Labor did not run candidates and the Greens were not able to match the combined anti-Liberal vote of two years ago. Yet some academics predicted not only a dismal showing for the new Liberal leader, Tony Abbott, in his first electoral test but also the demise of his party.
In a bizarre article in The Australian on Friday, Robert Manne, a politics professor at La Trobe University, canvassed not only a victory for his friend Hamilton but also "the destruction of the Liberal Party" this week. Manne acknowledged some of his views were "fantasy" but it was difficult to work out what part of his article was fantasy and what was academic analysis. Most teachers would fail a paper like this if it were presented as a university essay.
Manne also made his position clear on the Liberals, referring to the party's "troglodyte-denialist wing" and Abbott as the "troglodyte-in-chief". Such language seems acceptable in the La Trobe University politics department.
Judith Brett, Manne's professional colleague, did not throw the switch to fantasy or engage in labelling. Even so, her analysis was very similar to Manne's. Writing in the Herald on Saturday, she said that "the Liberals risk becoming a down-market protest party of angry old men in the outer suburbs". She also said the Liberals were "the natural party of the big end of town and of the big producer groups".
In fact, big business and the big producer groups are willing to co-operate with whichever party is in government. The core of the Coalition's support turns on medium to small business, farmers and middle-income earners.
According to O'Dwyer, the Liberals gained votes in such suburbs as Carnegie and Murrumbeena, which are not the high socio-economic parts of Higgins, where she received strong support from young married women. So much for Brett's analysis. Or perhaps fantasy is a better word.
Manne and Brett are not alone. Brian Costar, a professor of political science at Swinburne University, said he expected Higgins would go to preferences. And Paul Strangio, a member of the Monash University politics department, wrote in The Age that "Abbott's leadership will need emotional intelligence - a quality in short supply in the Liberal Party in recent times".
Manne, Brett, Costar and Strangio are all left-of-centre or leftist academics who comment on the Liberal Party as part of their professional career. A reading of their analyses this week reveals the pitfalls of projection. Manne, Brett, Costar and Strangio dislike Abbott's social conservatism and his rejection of the Rudd Government's emissions trading scheme. They made the familiar error of projecting their views on to the voters in Higgins and Bradfield.
There is also an unpleasant double standard here involving Tony Abbott's Catholicism. On Friday Manne wrote that "very many Australians will not vote for a Catholic party leader whose religious convictions fashion their politics". Manne was the chairman of The Monthly when it ran Rudd's essay on the German theologian Dietrich Bonhoeffer in 2006, and enthusiastically endorsed Rudd's religious convictions at the time. The views of Rudd and Abbott on social issues are not far apart. Yet it seems, according to Manne, Rudd's religious convictions are acceptable while Abbott's are not.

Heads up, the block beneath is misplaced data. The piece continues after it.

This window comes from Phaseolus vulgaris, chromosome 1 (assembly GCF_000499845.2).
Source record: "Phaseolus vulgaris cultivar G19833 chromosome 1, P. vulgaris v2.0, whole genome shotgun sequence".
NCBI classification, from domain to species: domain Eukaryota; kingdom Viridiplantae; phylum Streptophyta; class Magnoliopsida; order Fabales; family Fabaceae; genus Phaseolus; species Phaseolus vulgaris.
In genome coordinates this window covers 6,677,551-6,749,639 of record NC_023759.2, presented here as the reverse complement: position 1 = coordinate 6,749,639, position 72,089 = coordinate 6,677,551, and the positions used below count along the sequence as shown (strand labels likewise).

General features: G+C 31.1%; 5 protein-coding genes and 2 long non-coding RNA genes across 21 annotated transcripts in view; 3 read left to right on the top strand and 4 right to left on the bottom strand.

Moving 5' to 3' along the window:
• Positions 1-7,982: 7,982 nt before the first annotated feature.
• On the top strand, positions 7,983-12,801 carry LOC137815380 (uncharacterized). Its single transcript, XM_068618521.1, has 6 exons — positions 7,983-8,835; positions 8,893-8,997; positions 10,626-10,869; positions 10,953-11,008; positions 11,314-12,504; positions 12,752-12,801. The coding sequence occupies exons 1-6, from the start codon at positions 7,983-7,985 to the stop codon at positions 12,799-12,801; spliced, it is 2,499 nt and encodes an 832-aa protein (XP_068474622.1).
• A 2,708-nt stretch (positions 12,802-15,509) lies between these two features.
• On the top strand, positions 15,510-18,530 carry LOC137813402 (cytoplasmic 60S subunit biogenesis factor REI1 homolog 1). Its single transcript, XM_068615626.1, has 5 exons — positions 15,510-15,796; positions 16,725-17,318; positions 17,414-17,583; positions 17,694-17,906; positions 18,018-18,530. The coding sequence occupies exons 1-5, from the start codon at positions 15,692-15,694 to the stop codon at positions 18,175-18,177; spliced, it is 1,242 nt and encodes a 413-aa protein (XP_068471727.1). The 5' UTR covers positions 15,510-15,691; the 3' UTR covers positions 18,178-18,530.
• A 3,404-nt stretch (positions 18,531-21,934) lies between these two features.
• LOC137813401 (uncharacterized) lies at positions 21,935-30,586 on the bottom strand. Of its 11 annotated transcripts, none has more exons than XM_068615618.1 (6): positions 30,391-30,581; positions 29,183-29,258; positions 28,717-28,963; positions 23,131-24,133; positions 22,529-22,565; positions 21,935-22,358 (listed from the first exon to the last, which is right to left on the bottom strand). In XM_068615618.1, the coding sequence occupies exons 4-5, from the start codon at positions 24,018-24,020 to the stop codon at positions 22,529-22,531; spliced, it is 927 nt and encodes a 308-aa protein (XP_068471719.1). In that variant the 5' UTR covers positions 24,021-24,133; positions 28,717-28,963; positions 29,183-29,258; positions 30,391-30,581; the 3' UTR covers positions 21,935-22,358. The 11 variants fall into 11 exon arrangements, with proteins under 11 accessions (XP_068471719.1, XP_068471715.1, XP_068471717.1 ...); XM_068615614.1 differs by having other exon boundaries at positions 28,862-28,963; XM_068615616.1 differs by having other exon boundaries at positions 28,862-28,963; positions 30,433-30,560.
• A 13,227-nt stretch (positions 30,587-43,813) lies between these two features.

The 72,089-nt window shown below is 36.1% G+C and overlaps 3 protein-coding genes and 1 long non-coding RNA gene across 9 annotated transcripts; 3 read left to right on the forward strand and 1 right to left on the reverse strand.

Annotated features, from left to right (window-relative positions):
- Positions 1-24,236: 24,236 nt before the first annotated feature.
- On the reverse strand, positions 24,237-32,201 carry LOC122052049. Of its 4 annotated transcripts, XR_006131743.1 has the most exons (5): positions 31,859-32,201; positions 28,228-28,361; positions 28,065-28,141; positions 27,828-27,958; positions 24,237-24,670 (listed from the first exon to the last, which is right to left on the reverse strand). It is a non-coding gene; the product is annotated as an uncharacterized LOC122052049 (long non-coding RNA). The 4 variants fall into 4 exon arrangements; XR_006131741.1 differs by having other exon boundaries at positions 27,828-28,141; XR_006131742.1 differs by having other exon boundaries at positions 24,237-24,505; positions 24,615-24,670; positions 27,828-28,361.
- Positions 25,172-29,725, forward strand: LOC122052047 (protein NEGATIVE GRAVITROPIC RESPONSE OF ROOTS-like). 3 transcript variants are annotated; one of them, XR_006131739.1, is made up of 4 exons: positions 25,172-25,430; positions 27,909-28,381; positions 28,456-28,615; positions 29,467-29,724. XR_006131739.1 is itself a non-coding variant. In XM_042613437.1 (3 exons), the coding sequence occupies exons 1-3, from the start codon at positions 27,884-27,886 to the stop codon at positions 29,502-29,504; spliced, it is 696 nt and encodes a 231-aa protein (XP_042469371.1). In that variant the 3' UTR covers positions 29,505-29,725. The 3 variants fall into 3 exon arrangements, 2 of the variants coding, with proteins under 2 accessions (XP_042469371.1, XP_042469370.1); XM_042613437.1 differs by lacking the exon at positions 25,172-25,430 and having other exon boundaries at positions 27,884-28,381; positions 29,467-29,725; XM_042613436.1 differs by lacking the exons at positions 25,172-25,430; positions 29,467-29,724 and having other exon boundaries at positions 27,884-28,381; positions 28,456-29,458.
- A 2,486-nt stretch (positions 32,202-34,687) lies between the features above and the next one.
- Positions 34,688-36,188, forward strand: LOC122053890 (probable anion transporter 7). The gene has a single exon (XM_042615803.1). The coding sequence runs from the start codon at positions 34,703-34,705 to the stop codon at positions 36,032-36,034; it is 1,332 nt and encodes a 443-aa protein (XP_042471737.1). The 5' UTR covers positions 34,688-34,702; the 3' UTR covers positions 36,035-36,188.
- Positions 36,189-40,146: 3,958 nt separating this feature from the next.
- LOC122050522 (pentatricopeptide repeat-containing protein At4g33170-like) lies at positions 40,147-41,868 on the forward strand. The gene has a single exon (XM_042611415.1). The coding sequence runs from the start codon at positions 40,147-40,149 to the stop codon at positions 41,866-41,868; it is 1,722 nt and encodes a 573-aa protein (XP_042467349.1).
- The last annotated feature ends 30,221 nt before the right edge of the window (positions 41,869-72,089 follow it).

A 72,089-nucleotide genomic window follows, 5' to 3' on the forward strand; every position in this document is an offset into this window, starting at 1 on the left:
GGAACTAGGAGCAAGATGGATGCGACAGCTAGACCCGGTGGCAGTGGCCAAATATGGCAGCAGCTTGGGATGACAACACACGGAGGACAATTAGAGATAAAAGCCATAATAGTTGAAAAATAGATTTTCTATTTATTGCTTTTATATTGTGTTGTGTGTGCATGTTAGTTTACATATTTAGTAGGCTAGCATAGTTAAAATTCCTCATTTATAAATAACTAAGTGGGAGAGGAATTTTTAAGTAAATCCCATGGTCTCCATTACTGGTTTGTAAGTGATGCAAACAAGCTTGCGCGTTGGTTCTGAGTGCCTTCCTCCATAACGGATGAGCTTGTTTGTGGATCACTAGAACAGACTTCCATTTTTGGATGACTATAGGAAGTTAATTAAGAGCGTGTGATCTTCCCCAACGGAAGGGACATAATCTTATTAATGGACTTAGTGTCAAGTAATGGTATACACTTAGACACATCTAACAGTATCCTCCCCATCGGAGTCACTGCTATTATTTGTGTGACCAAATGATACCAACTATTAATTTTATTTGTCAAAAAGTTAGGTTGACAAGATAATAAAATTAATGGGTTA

Come to think of it, the fantasy surrounding last Saturday's byelections has not been confined to academics. This year, the Radio National program Breakfast has been giving publicity to Fiona Patten's new Australian Sex Party. As recently as last Friday it was suggested on Breakfast that the party could win a seat in the Senate. Not on Saturday's vote it couldn't. Patten scored 3.3 per cent of the primary vote, finishing behind the Democratic Labor Party candidate John Mulholland. This is a breakaway from the original DLP, which was formally wound up three decades ago.
Few would expect that Abbott could lead the Coalition to victory in next year's election. His task will become more difficult following the decision of Malcolm Turnbull to adopt the stance taken by such former Liberal leaders as John Gorton, Malcolm Fraser and John Hewson and become a public critic of the party he once led.
Turnbull's announcement that he would cross the floor and support Labor's emissions trading scheme is a blow to the Coalition. But it does not overturn the fact that, based on last week's Liberal Party secret ballot, 75 per cent of Coalition parliamentarians support Abbott's approach on climate change.
The Liberal vote at the weekend indicates that Abbott is capable of at least stabilising the Coalition vote at the level of the 2007 election and perhaps increasing it somewhat. Moreover, Abbott's approach may attract support among the lower socio-economic groups who elected Robert Menzies in 1949, Fraser in 1975 and John Howard in 1996. This is a fact that the left-of-centre academy has invariably been slow to appreciate.
Political correctness is most pervasive in universities and colleges but I rarely report the incidents concerned here as I have a separate blog for educational matters.
American "liberals" often deny being Leftists and say that they are very different from the Communist rulers of other countries. The only real difference, however, is how much power they have. In America, their power is limited by democracy. To see what they WOULD be like with more power, look at where they ARE already very powerful: in America's educational system -- particularly in the universities and colleges. They show there the same respect for free-speech and political diversity that Stalin did: None. So look to the colleges to see what the whole country would be like if "liberals" had their way. It would be a dictatorship.